Tokyo 2020 Sophie Makina hopes to work two jobs to fulfill the Olympic dream

Tokyo 2020 Sophie Makina hopes to work two jobs to fulfill the Olympic dream

This was the reality for British shooter Sophie McKenna who had balanced her dream of Olympic glory and working as a nursery officer and gym coach for years.

Her work with the local police makes up most of her income and serves as an ideal distraction for her sporting career, even if things get hotter from time to time.

“We are like guards,” she told CNN Sport. “If people start, we’re dealing with that, so it’s an interesting task.”

Funding refused

The nature of the work required that McKinna keep her cool during some test situations, but this is a challenge that she enjoyed as her throws continued to increase.

“You come in and every day is different,” she said. “You don’t know what you’ll get.

“I really enjoy my work which gives me this void off the track and field.”

The recent closure only confirmed how important this distraction was for Makina, who has temporarily moved away from her role to keep herself safe from the virus.

She was able to continue training in her garden but is struggling to live, sleep and exercise in the same place.

For this reason, McKenna chose to refuse to fund from British Athletics earlier this year, a move that led to her rejection of £ 15,000 annually and an opportunity to become fully professional.

What seemed like a strange decision was quite logical for McKenna, who decided that he wouldn’t bother her preparation before Olympia.

“If I became a professional athlete, my brain would become brittle because I would be too close to it,” she said.

“I learned it in isolation because I am on top of where I train […] So as not to get that spark or buzz that I usually get.

“If I become a professional athlete, this will be realistic every day and I don’t think I will cope with it in particular.”

McKinna started her youthful career as a speeder.

Painful postponement

McKenna had secured her seat on the plane until Tokyo 2020 this summer before the scene was postponed amid the coronary virus crisis.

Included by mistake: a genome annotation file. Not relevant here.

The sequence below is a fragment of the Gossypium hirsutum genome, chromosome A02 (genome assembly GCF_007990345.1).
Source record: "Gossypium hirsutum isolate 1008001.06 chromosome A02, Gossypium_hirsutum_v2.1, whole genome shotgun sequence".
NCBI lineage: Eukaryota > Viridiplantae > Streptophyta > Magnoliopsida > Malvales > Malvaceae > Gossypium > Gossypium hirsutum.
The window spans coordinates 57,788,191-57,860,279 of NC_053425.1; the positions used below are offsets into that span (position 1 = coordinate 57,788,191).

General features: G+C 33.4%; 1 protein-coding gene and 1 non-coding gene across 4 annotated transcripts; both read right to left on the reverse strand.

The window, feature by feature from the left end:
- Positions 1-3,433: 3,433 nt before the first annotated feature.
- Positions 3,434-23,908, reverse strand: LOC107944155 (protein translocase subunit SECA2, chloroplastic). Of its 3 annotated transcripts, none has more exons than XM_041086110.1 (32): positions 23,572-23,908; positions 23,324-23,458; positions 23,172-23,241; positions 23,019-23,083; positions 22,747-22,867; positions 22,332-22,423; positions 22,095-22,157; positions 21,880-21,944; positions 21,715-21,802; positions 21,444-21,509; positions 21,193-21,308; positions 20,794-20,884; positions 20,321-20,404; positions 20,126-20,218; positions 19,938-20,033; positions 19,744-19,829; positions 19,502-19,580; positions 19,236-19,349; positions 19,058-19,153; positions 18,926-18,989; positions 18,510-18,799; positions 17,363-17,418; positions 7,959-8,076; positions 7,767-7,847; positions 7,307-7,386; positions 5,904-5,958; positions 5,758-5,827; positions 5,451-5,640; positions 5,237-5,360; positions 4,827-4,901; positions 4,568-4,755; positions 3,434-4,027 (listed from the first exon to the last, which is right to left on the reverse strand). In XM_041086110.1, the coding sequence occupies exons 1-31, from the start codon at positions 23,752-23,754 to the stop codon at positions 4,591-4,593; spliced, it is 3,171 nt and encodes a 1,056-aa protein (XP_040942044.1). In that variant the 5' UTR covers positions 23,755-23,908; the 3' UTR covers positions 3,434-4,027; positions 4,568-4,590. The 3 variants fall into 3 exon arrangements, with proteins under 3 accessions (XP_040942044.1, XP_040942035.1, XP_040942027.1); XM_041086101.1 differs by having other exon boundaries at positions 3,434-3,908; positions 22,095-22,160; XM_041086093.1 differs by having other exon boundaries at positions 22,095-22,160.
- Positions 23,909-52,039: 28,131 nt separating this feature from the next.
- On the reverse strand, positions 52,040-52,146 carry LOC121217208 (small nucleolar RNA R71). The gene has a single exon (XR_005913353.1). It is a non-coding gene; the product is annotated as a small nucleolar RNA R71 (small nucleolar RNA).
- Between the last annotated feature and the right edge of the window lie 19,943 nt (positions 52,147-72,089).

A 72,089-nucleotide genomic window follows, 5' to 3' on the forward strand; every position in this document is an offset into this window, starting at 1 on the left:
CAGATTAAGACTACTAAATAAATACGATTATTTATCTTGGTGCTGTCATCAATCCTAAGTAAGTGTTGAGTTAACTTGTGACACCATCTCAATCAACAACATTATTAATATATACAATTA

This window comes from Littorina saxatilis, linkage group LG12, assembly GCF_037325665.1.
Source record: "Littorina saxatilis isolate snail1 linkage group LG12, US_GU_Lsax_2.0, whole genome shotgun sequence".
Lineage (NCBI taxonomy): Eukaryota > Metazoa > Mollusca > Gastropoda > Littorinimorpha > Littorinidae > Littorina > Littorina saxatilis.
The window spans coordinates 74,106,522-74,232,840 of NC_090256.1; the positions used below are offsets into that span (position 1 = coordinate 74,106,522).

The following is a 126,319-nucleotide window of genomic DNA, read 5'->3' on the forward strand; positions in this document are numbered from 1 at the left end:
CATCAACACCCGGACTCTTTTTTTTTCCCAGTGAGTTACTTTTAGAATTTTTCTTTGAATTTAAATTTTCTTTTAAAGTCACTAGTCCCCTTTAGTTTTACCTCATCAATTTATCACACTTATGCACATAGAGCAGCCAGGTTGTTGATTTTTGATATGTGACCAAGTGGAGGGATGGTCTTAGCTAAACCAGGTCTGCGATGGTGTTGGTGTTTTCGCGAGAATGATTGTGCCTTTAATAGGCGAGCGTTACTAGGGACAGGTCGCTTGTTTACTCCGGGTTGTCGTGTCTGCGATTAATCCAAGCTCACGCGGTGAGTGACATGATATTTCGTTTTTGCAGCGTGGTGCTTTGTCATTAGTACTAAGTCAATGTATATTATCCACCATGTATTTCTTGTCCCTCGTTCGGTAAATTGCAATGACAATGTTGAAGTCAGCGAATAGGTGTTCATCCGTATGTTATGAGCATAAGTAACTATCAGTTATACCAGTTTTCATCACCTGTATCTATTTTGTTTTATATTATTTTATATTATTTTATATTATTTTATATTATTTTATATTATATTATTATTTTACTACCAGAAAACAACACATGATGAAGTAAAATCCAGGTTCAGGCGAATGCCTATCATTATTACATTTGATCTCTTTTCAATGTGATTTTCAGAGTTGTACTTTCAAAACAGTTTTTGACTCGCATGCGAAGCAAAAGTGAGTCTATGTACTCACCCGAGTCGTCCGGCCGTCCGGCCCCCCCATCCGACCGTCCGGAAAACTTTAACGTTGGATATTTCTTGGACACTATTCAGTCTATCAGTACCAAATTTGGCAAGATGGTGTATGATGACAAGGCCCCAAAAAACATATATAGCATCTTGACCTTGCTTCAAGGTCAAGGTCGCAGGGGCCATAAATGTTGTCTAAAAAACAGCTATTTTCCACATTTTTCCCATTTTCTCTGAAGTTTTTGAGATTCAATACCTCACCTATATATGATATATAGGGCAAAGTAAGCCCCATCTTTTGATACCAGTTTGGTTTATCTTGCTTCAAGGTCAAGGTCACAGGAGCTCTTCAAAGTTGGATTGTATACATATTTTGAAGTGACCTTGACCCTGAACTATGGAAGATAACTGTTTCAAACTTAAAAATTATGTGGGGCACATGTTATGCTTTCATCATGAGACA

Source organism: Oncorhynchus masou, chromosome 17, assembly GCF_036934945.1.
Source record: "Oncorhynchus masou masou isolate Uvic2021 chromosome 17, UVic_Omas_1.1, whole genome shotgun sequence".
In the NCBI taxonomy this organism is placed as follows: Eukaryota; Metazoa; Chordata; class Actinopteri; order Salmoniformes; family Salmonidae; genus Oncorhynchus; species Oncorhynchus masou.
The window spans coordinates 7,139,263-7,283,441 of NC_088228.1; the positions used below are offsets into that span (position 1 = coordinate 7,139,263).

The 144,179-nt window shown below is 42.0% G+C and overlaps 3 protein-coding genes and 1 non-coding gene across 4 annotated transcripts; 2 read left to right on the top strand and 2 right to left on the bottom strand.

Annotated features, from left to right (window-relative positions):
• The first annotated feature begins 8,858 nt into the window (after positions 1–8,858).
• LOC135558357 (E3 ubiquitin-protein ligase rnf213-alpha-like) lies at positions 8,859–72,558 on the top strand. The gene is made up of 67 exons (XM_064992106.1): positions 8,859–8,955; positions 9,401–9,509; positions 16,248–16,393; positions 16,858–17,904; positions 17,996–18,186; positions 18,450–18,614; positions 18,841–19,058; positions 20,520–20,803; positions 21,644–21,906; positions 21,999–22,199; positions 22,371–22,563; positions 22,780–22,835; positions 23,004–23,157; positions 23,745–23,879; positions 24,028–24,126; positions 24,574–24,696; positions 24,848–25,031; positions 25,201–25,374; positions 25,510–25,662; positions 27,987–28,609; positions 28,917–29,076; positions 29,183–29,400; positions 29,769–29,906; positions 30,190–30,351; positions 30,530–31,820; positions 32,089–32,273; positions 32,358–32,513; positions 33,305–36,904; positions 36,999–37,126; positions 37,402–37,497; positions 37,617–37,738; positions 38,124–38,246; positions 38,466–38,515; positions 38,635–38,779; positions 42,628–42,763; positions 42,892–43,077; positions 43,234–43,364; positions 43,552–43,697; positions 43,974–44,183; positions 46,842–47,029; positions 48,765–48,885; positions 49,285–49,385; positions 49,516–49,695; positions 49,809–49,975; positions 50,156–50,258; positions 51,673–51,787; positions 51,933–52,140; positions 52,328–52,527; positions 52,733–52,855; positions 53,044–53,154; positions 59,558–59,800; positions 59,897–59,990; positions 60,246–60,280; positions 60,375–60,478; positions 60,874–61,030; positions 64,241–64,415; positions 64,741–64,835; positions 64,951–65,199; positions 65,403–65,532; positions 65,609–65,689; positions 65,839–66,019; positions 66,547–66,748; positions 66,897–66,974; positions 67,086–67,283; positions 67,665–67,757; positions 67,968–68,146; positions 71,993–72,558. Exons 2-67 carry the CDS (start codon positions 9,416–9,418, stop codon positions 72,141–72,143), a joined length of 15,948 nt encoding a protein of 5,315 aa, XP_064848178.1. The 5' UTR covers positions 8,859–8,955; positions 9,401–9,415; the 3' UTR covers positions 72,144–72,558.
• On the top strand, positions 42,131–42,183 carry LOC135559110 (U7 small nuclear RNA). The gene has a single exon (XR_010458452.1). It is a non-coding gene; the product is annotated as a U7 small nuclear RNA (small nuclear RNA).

She had already covered the qualification distance required for the Doha World Championship in 2019 and just needed to finish in the first two places in the British championship – which is good within her capabilities.

Acknowledging her initial reaction to the delay was a disappointment, and she soon put 25 years into the record.

“It was painful and the immediate reaction is to think that there must be some way forward,” said McKenna, who has worked tirelessly for 12 years to reach her enviable location.

“Sports are very important in my life, but people lose their lives and their loved ones. It is more important for me than throwing the ball as much as I can.”

McKenna was eager to represent her country before organizers put off Tokyo 2020.

“Typical teenager”

Although the sport was apparently her destiny – her grandfather was a professional footballer and director of Norwich City – her first throw was not.

Instead, it was the attraction of the most glamorous enemy that caught her eye first, and her talent was clear for vision at the local level.

Despite a bunch of boycott medals, she knew that she would never storm the world’s elite as a runner.

In fact, it was her mother who persuaded her 13-year-old daughter to throw her.

When I was a typical teenager I said “No, I’m not doing it, it’s not great, there’s no chance.” “Obviously, I did it because I paid for it, and I will run into trouble if I don’t.”

Virtual competition

Within eight weeks of that first session, McKenna finished second in her age group in national championships and soon realized her potential.

You haven’t looked back since.

Last year saw her best age at the World Championships in Doha, where she was met with a moment of pure ecstasy and a festive run across the track.

It was the pitch that confirmed its place in Tokyo, an experience that will now have to wait until next year.

Meanwhile, McKinna had to deal with virtual contests via video calls.

She and several other British athletes have so far participated in two hypothetical competitions where amateurs from all over the world are encouraged to photograph themselves as they throw everything at their disposal.

The initiative also raised funds for the British NHS as it continues to fight the epidemic.

“It is something close to my heart and I want to share it,” said Makina, whose sister is working in the hospital.

“It also has to do with throwing the bow in the foreground. You don’t usually see a shot on TV; it’s usually running events, so it’s nice to be the only event.

“It is really nice to see. People were drawing chalk circles on the floor and running.”

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